UPDATED: Charge laid against New Glasgow Police officer

Published on October 24, 2013
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The province's independent Serious Incident Response Team (SiRT)  laid a charge today, Oct. 24, of careless and imprudent driving under the Nova Scotia Motor Vehicle Act against Cst. Donald Wadden, a 29 year-old member of the New Glasgow Police Service.

The charge relates to an incident on April 26 when a Pictou County man suffered injuries in a collision with a police vehicle.

Boyles, a carpentry contractor in Halifax, was on his way home at about 9:30 p.m. eastbound on Highway 104. He said somewhere after Truro three vehicles began pulling beside him, behind him, and in front of him.

As he neared the Pleasant Valley exit, he stated in a release from his lawyer, one of the cars pulled immediately in front of him, the second directly beside him, and the third pulled up very close behind him. In practically the same instance, the car beside him sounded a siren while the vehicle in front slammed on its brakes.

Boyles states he could not stop quickly enough and veered left to try to squeeze between the vehicle beside him and the car in front of him and hopefully avoid a collision. As Boyles veered left the unmarked police cruiser in front of him moved left at the same time seemingly to block his path of travel.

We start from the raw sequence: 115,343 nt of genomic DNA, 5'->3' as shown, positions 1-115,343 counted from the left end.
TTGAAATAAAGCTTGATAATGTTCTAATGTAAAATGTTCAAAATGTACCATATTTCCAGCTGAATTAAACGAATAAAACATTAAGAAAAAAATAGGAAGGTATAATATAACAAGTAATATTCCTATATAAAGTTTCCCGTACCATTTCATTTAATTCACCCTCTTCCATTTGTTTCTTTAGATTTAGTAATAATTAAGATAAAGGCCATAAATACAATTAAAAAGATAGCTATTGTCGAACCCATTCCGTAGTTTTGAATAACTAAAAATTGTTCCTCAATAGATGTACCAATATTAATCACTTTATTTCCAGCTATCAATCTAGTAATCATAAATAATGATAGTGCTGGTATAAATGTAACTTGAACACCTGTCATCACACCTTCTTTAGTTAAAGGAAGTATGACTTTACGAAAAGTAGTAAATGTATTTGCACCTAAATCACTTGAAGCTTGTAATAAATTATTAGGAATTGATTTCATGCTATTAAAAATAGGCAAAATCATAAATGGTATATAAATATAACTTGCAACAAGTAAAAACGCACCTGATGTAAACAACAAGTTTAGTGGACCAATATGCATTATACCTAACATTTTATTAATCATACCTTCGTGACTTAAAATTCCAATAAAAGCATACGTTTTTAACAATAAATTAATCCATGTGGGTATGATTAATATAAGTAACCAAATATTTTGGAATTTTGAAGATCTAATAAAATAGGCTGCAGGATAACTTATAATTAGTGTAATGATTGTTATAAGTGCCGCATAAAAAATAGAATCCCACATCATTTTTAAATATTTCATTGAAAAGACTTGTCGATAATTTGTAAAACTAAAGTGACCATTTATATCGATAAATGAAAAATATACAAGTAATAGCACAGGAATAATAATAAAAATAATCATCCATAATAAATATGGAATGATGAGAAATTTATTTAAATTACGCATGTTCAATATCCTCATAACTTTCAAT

Boyles’ car then slammed into the rear end of the unmarked police car. Boyles’ car was written off with the front end crushed.

He said as he sat in the car trying to determine where he was hurt, a flashlight shone on him as one of the police officers exclaimed “F*** we have the wrong person.”

The Serious Incident Response Team is responsible for investigating all serious incidents involving police in Nova Scotia, whether or not there is an allegation of wrongdoing. Investigations are under the direction and control of independent civilian director Ron MacDonald, who is also solely responsible for decisions regarding the laying of charges.

The team can independently launch, or begin an investigation after a referral from a chief of police, the head of the RCMP in Nova Scotia or the Minister of Justice. It can also investigate after a complaint from the public.

The Police Act requires the director to file a public report summarizing the result of the investigation within three months after it is finished.